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New Clinical Guideline for Low Back Pain Says Try Nondrug Therapies First

Stockwell, Serena

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AJN, American Journal of Nursing: May 2017 - Volume 117 - Issue 5 - p 16
doi: 10.1097/01.NAJ.0000516263.01592.38
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Abstract

A new evidence-based clinical guideline for treating low back pain emphasizes nonpharmacological approaches and says drug treatments should be used only when other methods are unsuccessful. The American College of Physicians (ACP) guideline, an update to the ACP's 2007 guideline on the topic, also notes that acute and subacute low back pain usually resolves by itself in time. Recommended treatments include superficial heat (which the ACP says is supported by moderate-quality evidence) and massage, acupuncture, and spinal manipulation (low-quality evidence). When drugs are called for, the guideline says there is moderate-quality evidence for nonsteroidal antiinflammatory drugs (NSAIDs) and skeletal muscle relaxants.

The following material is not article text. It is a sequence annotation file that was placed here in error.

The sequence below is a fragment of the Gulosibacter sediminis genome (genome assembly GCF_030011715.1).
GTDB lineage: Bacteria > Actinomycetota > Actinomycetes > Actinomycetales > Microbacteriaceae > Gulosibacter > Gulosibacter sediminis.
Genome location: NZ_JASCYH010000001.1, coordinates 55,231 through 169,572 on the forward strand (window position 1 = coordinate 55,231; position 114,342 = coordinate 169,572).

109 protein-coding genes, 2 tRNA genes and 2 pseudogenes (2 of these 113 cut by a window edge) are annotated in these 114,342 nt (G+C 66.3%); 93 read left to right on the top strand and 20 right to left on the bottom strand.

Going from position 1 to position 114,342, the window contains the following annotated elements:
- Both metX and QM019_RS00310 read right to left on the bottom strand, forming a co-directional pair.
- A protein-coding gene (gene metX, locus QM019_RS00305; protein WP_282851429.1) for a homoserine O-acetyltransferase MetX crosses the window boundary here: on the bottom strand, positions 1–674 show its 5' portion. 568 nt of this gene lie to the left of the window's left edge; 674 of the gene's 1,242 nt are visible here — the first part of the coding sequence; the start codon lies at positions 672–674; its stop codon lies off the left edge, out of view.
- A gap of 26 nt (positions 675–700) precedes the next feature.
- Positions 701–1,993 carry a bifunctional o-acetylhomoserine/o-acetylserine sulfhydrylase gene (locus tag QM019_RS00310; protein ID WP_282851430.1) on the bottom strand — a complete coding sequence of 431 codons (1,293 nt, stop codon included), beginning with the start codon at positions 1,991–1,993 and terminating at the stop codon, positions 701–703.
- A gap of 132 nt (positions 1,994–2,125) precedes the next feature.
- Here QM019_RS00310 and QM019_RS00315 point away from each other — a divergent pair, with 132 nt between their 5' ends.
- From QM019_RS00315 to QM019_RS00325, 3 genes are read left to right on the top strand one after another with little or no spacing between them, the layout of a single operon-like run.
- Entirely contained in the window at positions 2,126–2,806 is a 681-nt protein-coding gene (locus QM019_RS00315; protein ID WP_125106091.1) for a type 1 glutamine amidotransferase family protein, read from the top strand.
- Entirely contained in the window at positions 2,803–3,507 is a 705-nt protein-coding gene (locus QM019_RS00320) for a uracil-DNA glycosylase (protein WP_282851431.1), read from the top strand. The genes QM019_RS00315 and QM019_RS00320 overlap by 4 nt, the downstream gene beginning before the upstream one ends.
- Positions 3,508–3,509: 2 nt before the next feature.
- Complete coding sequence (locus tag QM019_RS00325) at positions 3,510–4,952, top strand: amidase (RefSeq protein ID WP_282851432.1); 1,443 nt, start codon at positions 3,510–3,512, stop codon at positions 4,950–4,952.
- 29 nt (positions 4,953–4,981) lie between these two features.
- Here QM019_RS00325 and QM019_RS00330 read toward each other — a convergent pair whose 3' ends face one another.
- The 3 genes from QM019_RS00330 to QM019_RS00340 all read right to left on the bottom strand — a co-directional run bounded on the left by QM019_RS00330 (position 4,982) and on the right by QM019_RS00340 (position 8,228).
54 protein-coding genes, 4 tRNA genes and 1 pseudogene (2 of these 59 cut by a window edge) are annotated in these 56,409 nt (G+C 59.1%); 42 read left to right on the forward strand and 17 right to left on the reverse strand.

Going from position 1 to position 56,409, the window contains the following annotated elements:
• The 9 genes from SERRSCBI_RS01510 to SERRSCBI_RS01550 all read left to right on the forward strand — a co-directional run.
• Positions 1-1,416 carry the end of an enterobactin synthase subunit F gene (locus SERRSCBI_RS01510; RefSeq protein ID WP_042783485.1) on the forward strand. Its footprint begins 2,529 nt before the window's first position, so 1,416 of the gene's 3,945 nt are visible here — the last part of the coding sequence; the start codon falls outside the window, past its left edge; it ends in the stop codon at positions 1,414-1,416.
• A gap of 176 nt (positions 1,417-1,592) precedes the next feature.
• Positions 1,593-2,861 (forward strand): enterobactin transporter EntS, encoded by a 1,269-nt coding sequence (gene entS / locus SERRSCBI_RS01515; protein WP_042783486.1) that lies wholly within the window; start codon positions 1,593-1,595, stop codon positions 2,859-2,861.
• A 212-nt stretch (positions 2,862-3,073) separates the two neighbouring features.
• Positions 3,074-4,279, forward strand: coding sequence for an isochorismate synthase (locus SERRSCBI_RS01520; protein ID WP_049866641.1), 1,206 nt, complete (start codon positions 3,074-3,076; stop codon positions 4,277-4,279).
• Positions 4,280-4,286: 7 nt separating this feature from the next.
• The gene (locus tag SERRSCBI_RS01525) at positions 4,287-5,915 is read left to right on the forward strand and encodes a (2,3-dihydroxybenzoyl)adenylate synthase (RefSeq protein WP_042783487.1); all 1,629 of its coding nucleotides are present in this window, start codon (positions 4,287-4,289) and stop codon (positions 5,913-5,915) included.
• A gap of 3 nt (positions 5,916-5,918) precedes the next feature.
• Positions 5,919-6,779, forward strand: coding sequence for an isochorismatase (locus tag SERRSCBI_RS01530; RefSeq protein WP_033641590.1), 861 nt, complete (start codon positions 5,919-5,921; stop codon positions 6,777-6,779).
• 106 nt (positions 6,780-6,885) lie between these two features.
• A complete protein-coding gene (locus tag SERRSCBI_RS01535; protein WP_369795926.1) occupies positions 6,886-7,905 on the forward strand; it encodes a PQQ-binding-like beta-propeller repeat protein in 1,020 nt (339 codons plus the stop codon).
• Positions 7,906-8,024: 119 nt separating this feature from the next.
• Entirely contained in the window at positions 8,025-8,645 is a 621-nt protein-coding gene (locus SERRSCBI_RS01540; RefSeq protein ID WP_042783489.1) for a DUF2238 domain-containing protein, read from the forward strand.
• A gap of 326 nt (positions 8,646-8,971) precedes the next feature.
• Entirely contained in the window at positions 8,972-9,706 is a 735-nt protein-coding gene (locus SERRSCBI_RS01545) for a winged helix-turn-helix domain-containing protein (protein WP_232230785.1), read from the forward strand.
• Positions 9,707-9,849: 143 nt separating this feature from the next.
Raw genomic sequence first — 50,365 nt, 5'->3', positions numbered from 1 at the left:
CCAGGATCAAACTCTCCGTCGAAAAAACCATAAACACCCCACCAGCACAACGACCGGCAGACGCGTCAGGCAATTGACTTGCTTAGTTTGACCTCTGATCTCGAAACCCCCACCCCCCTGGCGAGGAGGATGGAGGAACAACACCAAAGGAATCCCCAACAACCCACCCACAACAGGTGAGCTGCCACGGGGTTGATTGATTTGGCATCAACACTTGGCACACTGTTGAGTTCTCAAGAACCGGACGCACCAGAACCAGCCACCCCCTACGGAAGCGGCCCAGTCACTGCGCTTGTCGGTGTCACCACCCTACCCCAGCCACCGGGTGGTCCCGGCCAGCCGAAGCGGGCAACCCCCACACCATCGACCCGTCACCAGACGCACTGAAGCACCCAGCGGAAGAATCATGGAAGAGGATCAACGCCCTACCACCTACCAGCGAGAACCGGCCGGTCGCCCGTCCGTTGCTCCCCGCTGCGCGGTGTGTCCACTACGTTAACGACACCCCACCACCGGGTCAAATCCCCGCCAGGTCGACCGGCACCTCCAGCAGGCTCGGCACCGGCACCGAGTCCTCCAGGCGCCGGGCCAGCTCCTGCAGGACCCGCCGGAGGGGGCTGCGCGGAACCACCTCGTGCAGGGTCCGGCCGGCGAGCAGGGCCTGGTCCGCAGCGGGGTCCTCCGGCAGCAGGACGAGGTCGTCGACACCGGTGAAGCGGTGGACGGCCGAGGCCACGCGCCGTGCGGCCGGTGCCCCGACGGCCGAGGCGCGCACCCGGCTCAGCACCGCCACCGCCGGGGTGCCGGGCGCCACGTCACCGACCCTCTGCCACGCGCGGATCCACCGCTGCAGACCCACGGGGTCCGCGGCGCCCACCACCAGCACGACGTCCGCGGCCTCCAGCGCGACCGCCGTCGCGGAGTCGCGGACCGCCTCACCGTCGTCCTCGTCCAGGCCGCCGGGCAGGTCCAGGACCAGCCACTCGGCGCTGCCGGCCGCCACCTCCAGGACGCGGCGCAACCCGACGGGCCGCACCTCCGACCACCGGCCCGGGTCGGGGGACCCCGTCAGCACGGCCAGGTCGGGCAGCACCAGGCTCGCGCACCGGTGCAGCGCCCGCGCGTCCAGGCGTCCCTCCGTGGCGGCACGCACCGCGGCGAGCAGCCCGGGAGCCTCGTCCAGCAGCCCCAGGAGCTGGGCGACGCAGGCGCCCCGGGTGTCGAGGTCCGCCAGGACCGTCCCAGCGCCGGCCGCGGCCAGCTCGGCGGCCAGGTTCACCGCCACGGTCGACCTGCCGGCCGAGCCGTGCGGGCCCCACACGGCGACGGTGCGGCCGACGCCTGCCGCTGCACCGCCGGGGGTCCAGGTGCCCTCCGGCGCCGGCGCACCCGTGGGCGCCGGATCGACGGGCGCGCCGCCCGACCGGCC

For chronic low back pain, the ACP advises initial use of “exercise, multidisciplinary rehabilitation, acupuncture, mindfulness-based stress reduction (moderate-quality evidence), tai chi, yoga, motor control exercise, progressive relaxation, electromyography biofeedback, low-level laser therapy, operant therapy, cognitive behavioral therapy, or spinal manipulation (low-quality evidence).”

In chronic low back pain unresponsive to these approaches, the ACP guideline says the following can be tried: NSAIDs as first-line therapy, or tramadol or duloxetine as second-line therapy. Opioids should be considered afterward only on a case-by-case basis and only if the potential benefits outweigh the risks and there has been a discussion with patients of the known risks and “realistic” benefits. There was no or insufficient evidence to determine treatments for radicular low back pain, the ACP concluded.

The ACP guidelines committee reviewed the relevant literature published through April 2015, and then performed updated searches through November 2016. The ACP notes that low back pain is one of the most common reasons for physician visits in the United States and is associated with high costs, both direct and indirect.—Serena Stockwell

REFERENCE

Qaseem A, et al for the Clinical Guide-lines Committee of the American College of Physicians Ann Intern Med 2017 166 7 514–30
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